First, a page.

"So, if the most polarized population uses the internet and social media the least, to suddenly point a finger at technology says more about our anxieties about the rate of technological change than about what has actually happened to us. The fact is that this twenty-two-year-old dynamic of polarization can't easily be associated with the internet."


18th Century Social Networks, Seen In Ben Franklin's Letters  Stanford




LANGUAGE

Oxford 2018 Word Of The Year: Toxic  New York Times





LEADERSHIP

"Enough With All The Innovation"  Chronicle of Higher Education

8 Ways To Motivate Your Most Creative Employees  Harvard Business Review





PROFESSIONAL DEVELOPMENT

An Excellent Summary Of The Challenges Of Teacher Education  Washington Post
"Teaching done well is complex intellectual work, and this is so in the primary grades as well as Advanced Placement physics. Teaching begins with knowledge: of subject matter, of instructional materials and technologies, of cognitive and social development. But it's not just that teachers know things. Teaching is using knowledge to foster the growth of others. This takes us to the heart of what teaching is, and why defining it primarily as craft, or a knowledge profession, or any other stock category is inadequate."





PEDAGOGY

Audrey Watters Tweetstorm: On The History Of Personalized Learning  Twitter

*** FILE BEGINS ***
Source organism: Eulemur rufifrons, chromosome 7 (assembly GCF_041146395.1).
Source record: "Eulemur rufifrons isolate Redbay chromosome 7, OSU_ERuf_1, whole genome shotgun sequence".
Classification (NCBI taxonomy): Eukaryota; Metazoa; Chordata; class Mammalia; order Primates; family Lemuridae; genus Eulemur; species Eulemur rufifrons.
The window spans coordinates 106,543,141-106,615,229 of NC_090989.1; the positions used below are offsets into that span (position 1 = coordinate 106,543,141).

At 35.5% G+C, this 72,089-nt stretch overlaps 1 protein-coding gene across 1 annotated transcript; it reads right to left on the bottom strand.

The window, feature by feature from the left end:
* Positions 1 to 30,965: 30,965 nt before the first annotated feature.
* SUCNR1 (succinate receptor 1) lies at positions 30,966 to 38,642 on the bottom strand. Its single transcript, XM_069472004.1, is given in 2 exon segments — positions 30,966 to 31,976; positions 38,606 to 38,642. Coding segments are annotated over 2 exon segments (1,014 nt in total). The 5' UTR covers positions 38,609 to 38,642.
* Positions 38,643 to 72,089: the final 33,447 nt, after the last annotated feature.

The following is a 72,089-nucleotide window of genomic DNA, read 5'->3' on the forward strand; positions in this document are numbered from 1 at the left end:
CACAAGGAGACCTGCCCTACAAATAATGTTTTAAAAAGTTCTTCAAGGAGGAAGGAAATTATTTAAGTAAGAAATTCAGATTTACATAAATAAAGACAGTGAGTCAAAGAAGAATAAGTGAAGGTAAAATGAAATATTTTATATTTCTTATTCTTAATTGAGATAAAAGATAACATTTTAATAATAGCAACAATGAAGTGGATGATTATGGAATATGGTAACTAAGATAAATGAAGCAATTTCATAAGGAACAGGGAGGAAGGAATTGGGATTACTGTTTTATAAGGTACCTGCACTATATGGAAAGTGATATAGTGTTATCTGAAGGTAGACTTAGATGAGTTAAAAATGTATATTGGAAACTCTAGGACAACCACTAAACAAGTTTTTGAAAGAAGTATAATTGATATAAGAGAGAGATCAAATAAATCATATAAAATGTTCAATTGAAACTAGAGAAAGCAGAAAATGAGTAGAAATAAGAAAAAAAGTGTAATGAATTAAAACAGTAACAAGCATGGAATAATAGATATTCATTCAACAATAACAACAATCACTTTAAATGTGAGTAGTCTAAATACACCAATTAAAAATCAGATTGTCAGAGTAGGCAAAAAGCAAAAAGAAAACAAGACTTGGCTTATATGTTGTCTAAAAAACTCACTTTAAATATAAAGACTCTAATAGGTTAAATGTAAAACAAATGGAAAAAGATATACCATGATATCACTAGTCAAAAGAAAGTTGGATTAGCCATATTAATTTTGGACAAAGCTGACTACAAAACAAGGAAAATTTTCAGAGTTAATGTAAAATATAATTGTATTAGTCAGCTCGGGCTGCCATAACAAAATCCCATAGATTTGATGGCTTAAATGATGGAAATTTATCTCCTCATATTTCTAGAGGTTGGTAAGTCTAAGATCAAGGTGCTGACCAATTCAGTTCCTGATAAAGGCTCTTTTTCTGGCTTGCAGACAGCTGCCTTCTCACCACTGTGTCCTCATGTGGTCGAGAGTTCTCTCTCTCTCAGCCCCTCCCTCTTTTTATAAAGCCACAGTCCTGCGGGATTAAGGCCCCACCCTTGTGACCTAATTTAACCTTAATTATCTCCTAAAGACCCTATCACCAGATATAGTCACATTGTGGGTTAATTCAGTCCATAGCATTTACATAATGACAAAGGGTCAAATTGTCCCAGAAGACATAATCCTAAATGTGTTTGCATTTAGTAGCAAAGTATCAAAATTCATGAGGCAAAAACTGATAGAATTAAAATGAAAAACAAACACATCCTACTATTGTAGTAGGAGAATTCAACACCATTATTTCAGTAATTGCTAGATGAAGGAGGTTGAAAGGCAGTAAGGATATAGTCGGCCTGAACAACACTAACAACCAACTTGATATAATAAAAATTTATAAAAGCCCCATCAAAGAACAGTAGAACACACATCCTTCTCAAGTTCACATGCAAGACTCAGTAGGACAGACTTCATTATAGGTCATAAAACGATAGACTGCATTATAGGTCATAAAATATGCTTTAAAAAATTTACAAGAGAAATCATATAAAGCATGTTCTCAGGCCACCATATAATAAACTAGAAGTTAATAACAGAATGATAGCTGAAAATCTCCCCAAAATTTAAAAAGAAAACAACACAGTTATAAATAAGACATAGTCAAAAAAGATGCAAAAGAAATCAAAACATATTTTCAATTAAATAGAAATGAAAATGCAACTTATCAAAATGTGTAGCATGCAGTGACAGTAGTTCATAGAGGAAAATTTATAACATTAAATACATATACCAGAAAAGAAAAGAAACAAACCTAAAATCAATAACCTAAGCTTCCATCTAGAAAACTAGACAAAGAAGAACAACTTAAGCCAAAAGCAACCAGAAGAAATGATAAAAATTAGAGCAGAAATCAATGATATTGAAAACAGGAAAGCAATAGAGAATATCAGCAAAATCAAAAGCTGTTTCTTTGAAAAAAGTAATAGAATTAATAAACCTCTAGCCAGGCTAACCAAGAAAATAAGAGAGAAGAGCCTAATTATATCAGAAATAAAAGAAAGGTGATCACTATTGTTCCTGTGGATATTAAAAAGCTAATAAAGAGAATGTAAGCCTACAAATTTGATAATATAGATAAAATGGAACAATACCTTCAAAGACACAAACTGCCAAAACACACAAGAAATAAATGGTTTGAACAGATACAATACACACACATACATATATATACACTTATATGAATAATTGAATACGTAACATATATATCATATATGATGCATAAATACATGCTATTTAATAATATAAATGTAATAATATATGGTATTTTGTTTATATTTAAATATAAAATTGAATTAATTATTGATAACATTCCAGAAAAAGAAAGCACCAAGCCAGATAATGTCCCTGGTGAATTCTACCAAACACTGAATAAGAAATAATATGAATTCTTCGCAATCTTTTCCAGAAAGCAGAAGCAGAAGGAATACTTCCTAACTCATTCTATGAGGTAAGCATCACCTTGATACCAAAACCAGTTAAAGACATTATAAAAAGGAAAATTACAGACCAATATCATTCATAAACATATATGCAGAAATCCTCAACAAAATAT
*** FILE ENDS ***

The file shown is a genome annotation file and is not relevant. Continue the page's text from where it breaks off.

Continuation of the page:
"'Personalized learning' is not new. Know your history. It predates 'Silicon Valley' and it pre-dates educational computing and it most certainly pre-dates Khan Academy... Educational psychologists have been building machines to do this -- supposedly to function like a tutor -- for almost 100 years."

Is Personalized Learning A Fad? Let's Look At How It's Going.  NPR

More Descriptions Of The Many Definitions Of Personalized Learning  EdWeek

A Template For Self-Paced, Digitally Mediated, Online Projects  Cult Of Pedagogy

Question Formulation Technique: Great For Students -- And Parents  KQED




READING/WRITING

The Incas Could Write With Knots. How This Works Is Just Becoming Clear.  New Scientist

"There are all sorts of varying factors in khipus: the colour of the strings, the structure of the knots and the direction in which they were hitches. Having spent countless hours poring over them, Urton began to think that binary differences in these features might be encoding information. For example, a basic knot tied in one direction could mean 'paid,' while in other it would mean 'unpaid.'"




SAFETY

How Effective Are School Resource Officers? Mixed Results, 4 Lessons Learned  Brookings





SOCIAL MEDIA

"To Feel Less Depressed And Lonely, Limit Social Media Use To 30 Minutes"  Quartz





STEM

E-Carceration Rates And The Role Of Algorithms In Society  New York Times

"Challenging these biased algorithms may be more difficult than challenging discrimination by the police, prosecutors and judges. Many algorithms are fiercely guarded corporate secrets."




TECH

A Short Primer On McLuhan, And Not Letting Tech Control You  Medium





WORKPLACE

Sit Less, Move More: US Govt (Dept Of HHS) Offers Clear Advice  NPR





OTHER

Your Roommate's Study Habits Affect Your Grades  Hechinger Report
"It's important to clarify that having smart friends isn't as important as having studious friends in this study. The researchers didn't find that friends' grades mattered. What influenced a student's college grades was his or her friends' high school study habits."


Which Is More Important For Parenting: Quality Or Quantity Of Family Time?  LinkedIn

Everything You Wanted To Know About: Dungeons & Dragons  Quartz

Texas School Awards Letter Jackets For Academic Success  Longview News-Journal